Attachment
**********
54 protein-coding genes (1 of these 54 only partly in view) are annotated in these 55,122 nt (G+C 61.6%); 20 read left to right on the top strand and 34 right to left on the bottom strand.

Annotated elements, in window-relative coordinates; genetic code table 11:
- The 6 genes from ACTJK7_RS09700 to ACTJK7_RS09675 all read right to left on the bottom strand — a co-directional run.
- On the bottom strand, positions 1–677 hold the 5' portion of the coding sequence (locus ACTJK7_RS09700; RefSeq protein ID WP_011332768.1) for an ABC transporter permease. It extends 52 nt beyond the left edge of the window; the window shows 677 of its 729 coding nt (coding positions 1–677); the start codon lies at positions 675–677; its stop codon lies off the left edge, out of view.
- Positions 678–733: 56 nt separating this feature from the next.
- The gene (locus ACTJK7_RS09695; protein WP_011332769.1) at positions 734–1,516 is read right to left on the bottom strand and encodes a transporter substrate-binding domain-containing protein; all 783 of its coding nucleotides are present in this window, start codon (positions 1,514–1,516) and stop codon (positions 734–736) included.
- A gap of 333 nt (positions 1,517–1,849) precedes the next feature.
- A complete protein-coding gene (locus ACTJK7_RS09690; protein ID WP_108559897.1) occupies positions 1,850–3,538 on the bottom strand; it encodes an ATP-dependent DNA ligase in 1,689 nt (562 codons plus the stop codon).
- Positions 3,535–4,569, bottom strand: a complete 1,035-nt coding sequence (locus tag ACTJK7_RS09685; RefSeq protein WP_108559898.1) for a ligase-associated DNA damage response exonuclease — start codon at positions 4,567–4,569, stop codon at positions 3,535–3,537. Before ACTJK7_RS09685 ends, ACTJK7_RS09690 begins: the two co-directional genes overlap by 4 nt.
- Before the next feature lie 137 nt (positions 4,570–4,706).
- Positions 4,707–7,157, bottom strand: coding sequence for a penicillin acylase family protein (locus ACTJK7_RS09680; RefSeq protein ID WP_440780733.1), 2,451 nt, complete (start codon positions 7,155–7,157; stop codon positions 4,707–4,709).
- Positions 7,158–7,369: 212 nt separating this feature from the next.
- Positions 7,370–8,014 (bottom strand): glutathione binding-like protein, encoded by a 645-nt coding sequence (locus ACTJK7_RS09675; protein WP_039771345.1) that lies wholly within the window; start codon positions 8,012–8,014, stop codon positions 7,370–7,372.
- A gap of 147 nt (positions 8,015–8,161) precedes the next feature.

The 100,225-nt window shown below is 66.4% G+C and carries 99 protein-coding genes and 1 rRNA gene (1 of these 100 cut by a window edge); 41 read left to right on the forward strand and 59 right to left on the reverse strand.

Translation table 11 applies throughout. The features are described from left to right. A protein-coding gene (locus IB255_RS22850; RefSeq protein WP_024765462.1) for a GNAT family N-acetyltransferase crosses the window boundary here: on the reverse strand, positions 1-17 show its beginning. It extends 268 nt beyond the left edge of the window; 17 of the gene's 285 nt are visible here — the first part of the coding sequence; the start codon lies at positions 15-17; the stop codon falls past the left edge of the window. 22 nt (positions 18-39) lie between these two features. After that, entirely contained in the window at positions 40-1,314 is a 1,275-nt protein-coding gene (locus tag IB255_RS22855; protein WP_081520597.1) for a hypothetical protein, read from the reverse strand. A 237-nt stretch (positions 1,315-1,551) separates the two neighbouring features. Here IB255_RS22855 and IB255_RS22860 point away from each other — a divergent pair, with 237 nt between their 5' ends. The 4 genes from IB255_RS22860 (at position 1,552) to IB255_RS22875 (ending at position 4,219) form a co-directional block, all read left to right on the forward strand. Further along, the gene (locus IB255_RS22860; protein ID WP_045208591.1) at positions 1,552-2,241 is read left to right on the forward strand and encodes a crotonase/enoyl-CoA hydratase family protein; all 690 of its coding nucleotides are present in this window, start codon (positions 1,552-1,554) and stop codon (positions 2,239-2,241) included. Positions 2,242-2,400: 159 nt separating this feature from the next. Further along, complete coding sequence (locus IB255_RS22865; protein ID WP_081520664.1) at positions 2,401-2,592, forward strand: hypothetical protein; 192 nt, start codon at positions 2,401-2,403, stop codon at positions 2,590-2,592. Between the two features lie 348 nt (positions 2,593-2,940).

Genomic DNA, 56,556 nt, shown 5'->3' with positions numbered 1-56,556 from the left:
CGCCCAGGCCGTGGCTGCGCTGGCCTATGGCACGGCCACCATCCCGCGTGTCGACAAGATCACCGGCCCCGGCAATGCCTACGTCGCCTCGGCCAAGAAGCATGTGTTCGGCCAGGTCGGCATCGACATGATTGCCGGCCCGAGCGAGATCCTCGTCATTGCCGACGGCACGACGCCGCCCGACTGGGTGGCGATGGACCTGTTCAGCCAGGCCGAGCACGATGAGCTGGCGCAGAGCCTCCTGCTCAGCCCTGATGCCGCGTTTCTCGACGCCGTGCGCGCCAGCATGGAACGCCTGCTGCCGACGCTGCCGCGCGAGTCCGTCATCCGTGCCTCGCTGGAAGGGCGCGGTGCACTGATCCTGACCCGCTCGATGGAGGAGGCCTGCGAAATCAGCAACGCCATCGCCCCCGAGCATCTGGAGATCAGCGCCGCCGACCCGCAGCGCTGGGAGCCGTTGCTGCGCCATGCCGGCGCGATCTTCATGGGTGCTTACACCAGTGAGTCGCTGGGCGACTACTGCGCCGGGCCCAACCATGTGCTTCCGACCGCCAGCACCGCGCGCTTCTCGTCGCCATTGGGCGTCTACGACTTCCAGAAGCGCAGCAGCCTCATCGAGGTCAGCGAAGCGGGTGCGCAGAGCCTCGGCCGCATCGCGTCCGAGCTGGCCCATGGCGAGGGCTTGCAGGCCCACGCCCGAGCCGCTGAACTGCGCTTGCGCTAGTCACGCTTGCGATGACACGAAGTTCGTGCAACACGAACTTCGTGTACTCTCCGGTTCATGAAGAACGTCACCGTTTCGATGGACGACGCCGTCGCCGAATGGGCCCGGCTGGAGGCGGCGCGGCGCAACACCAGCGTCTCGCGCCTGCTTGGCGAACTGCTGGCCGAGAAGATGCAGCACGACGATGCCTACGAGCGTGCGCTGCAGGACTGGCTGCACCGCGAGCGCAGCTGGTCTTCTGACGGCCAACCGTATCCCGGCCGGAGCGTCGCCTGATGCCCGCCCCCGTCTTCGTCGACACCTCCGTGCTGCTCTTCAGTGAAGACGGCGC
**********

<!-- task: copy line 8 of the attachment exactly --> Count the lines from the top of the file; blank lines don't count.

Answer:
- A complete protein-coding gene (locus ACTJK7_RS09690; protein ID WP_108559897.1) occupies positions 1,850–3,538 on the bottom strand; it encodes an ATP-dependent DNA ligase in 1,689 nt (562 codons plus the stop codon).